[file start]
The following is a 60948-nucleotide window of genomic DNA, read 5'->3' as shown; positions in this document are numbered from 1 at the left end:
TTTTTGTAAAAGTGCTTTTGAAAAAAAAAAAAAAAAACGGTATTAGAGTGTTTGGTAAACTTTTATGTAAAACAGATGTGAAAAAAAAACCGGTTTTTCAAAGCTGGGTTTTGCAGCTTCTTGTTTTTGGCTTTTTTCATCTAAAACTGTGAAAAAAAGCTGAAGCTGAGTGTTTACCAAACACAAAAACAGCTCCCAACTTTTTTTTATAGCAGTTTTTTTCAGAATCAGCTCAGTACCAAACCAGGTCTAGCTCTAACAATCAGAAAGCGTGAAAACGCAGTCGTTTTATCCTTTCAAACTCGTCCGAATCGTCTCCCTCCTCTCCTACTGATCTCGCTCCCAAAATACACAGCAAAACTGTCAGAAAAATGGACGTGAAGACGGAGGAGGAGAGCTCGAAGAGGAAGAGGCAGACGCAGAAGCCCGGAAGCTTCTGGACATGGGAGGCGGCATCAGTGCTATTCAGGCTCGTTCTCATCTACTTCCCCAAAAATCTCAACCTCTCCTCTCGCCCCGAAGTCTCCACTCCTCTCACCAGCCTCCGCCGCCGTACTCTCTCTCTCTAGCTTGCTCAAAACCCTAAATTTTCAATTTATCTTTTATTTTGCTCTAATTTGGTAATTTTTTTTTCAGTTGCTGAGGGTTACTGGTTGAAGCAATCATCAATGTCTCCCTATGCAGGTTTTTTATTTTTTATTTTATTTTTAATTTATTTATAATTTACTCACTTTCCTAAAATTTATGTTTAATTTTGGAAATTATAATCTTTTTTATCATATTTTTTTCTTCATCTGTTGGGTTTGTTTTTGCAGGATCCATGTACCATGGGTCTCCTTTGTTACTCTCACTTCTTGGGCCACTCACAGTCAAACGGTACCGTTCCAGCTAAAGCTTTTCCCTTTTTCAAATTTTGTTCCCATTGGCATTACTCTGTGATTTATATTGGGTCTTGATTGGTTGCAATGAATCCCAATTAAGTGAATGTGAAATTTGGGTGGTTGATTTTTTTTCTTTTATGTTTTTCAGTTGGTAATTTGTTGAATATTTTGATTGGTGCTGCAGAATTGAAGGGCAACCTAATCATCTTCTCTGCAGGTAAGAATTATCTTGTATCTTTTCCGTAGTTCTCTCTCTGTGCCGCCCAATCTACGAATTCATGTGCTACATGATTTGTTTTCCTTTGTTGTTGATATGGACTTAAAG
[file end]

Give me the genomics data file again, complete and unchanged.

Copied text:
The following is a 60948-nucleotide window of genomic DNA, read 5'->3' as shown; positions in this document are numbered from 1 at the left end:
TTTTTGTAAAAGTGCTTTTGAAAAAAAAAAAAAAAAACGGTATTAGAGTGTTTGGTAAACTTTTATGTAAAACAGATGTGAAAAAAAAACCGGTTTTTCAAAGCTGGGTTTTGCAGCTTCTTGTTTTTGGCTTTTTTCATCTAAAACTGTGAAAAAAAGCTGAAGCTGAGTGTTTACCAAACACAAAAACAGCTCCCAACTTTTTTTTATAGCAGTTTTTTTCAGAATCAGCTCAGTACCAAACCAGGTCTAGCTCTAACAATCAGAAAGCGTGAAAACGCAGTCGTTTTATCCTTTCAAACTCGTCCGAATCGTCTCCCTCCTCTCCTACTGATCTCGCTCCCAAAATACACAGCAAAACTGTCAGAAAAATGGACGTGAAGACGGAGGAGGAGAGCTCGAAGAGGAAGAGGCAGACGCAGAAGCCCGGAAGCTTCTGGACATGGGAGGCGGCATCAGTGCTATTCAGGCTCGTTCTCATCTACTTCCCCAAAAATCTCAACCTCTCCTCTCGCCCCGAAGTCTCCACTCCTCTCACCAGCCTCCGCCGCCGTACTCTCTCTCTCTAGCTTGCTCAAAACCCTAAATTTTCAATTTATCTTTTATTTTGCTCTAATTTGGTAATTTTTTTTTCAGTTGCTGAGGGTTACTGGTTGAAGCAATCATCAATGTCTCCCTATGCAGGTTTTTTATTTTTTATTTTATTTTTAATTTATTTATAATTTACTCACTTTCCTAAAATTTATGTTTAATTTTGGAAATTATAATCTTTTTTATCATATTTTTTTCTTCATCTGTTGGGTTTGTTTTTGCAGGATCCATGTACCATGGGTCTCCTTTGTTACTCTCACTTCTTGGGCCACTCACAGTCAAACGGTACCGTTCCAGCTAAAGCTTTTCCCTTTTTCAAATTTTGTTCCCATTGGCATTACTCTGTGATTTATATTGGGTCTTGATTGGTTGCAATGAATCCCAATTAAGTGAATGTGAAATTTGGGTGGTTGATTTTTTTTCTTTTATGTTTTTCAGTTGGTAATTTGTTGAATATTTTGATTGGTGCTGCAGAATTGAAGGGCAACCTAATCATCTTCTCTGCAGGTAAGAATTATCTTGTATCTTTTCCGTAGTTCTCTCTCTGTGCCGCCCAATCTACGAATTCATGTGCTACATGATTTGTTTTCCTTTGTTGTTGATATGGACTTAAAG